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Pupils, including pupils with special educational needs and/or disabilities (SEND), are happy to attend each day and they are proud of their school. They feel that they are supported well by their teachers and other staff. This helps them to feel safe in school.
Leaders have ensured that pupils are eager to help each other, whether this be with learning or at playtimes. Pupils, including those who attend the specially resourced provision for pupils with SEND (specially resourced provision), are confident, articulate ambassadors. Added to this, they have many opportunities to represent the school, for example in different sporting competitions.
Leaders have high expect...ations of what pupils can achieve, regardless of their background or the challenges that they may face. Similarly, leaders expect the best of pupils' behaviour. Pupils value the rewards that they receive for positive behaviour.
They are keen to do their best, and take pride in their work. Pupils behave calmly and courteously at social times.
Staff deal with incidents of bullying quickly and effectively.
When appropriate, leaders ensure that staff are trained well to help and support pupils to resolve any friendship issues that may arise.
The school sits at the heart of the local community. Parents and carers value the support offered by staff.
For example, staff signpost where families can go to get practical help that they might need.
What does the school do well and what does it need to do better?
Leaders have designed an ambitious and well-ordered curriculum that is informed by the needs of pupils, including children in the early years. Pupils, including pupils in the specially resourced provision, achieve well across the curriculum.
Children in the early years learn the knowledge and skills that they need to succeed in Year 1.
For the most part, leaders have thought carefully about how pupils' learning in each subject builds on what they already know, from the early years through to Year 6. However, in a few subjects, leaders are not as clear about the building blocks of knowledge that pupils should learn.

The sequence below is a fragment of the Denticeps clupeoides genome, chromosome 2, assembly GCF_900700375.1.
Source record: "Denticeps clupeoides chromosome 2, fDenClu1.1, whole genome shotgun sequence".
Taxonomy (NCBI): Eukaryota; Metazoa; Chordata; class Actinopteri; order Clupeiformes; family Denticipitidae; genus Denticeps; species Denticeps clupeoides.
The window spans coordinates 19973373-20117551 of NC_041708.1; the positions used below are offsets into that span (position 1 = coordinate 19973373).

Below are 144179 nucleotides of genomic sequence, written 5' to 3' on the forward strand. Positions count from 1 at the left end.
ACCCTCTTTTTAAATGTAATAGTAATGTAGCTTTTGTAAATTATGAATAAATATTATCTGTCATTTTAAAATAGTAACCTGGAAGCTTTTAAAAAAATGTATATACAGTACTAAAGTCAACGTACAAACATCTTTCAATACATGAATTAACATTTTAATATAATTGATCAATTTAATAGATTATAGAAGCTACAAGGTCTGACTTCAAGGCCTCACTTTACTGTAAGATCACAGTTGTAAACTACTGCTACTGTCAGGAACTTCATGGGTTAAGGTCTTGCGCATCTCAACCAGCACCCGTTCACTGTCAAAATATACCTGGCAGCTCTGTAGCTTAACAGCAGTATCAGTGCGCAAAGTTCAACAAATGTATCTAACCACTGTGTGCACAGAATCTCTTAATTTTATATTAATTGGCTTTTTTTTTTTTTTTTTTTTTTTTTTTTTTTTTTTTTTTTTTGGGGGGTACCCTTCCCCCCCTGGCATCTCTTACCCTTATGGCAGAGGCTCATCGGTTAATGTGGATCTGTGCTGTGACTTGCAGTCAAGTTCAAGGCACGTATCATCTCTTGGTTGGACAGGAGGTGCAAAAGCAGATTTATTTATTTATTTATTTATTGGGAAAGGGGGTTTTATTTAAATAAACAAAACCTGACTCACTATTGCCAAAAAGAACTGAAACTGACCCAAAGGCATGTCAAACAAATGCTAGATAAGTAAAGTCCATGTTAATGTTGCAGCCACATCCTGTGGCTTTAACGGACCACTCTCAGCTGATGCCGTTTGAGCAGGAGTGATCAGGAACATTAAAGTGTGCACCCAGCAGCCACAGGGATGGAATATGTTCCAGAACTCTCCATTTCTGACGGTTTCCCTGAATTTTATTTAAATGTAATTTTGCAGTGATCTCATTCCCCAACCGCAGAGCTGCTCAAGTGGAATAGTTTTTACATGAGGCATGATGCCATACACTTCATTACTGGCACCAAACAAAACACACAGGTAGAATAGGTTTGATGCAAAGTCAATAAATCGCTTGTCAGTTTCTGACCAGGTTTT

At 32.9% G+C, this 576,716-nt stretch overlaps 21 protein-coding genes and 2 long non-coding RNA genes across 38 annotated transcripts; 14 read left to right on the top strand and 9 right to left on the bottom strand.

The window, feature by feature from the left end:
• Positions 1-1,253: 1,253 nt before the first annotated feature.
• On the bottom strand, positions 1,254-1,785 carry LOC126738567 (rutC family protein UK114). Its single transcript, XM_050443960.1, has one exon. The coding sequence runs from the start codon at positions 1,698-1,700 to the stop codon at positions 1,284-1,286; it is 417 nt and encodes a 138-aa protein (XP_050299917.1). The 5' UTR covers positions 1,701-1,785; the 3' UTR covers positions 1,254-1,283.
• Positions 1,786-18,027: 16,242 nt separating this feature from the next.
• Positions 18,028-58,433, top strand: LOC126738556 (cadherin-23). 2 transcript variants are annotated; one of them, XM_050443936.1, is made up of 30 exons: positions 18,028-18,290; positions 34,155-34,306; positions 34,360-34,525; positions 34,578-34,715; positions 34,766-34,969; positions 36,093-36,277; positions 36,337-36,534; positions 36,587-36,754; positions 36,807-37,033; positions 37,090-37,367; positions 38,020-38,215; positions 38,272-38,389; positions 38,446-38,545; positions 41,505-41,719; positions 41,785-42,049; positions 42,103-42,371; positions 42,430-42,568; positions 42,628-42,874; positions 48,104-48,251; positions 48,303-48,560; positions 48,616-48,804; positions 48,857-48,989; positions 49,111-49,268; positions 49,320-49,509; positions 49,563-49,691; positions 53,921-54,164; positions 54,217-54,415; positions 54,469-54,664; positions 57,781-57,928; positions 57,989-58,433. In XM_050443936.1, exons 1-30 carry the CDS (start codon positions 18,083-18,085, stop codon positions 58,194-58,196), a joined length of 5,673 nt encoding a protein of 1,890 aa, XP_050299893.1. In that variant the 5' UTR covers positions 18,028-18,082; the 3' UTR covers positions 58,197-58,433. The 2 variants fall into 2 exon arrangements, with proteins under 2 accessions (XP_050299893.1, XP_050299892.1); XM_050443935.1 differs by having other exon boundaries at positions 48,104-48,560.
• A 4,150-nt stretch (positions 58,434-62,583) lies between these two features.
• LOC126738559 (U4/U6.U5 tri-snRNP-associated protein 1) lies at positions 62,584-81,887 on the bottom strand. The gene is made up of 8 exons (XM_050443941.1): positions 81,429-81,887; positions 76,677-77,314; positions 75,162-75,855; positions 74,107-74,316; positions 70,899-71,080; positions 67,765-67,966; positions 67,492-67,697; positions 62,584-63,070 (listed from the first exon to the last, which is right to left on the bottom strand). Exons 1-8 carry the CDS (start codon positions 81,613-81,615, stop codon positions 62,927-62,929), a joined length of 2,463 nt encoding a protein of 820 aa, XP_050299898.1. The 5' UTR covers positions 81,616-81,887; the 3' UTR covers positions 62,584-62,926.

In these subjects, teachers are less confident to design learning that supports pupils to build securely on their prior knowledge.
Mostly, teachers are knowledgeable about their subjects. They use their expertise to design learning for pupils and to provide explanations with clarity.
Added to this, most teachers are skilled at checking regularly on pupils' learning and putting support in place for pupils who are in danger of falling behind. That said, in a few subjects, some teachers have not received sufficient training to deliver some aspects of the curriculum with confidence. From time to time, this hinders some staff in choosing the most appropriate activities to help pupils to learn the intended curriculum.
Leaders have ensured that pupils with SEND are identified by staff at the earliest possible stage. Leaders make sure that staff receive training on how to best support pupils with SEND to access the curriculum. This includes pupils who attend the specially resourced provision.
Pupils with SEND are fully involved in all aspects of school life, including participating in competitive sports.
As soon as children join the Reception Year, they begin learning phonics. Leaders have ensured that staff are equipped well to deliver the phonics programme.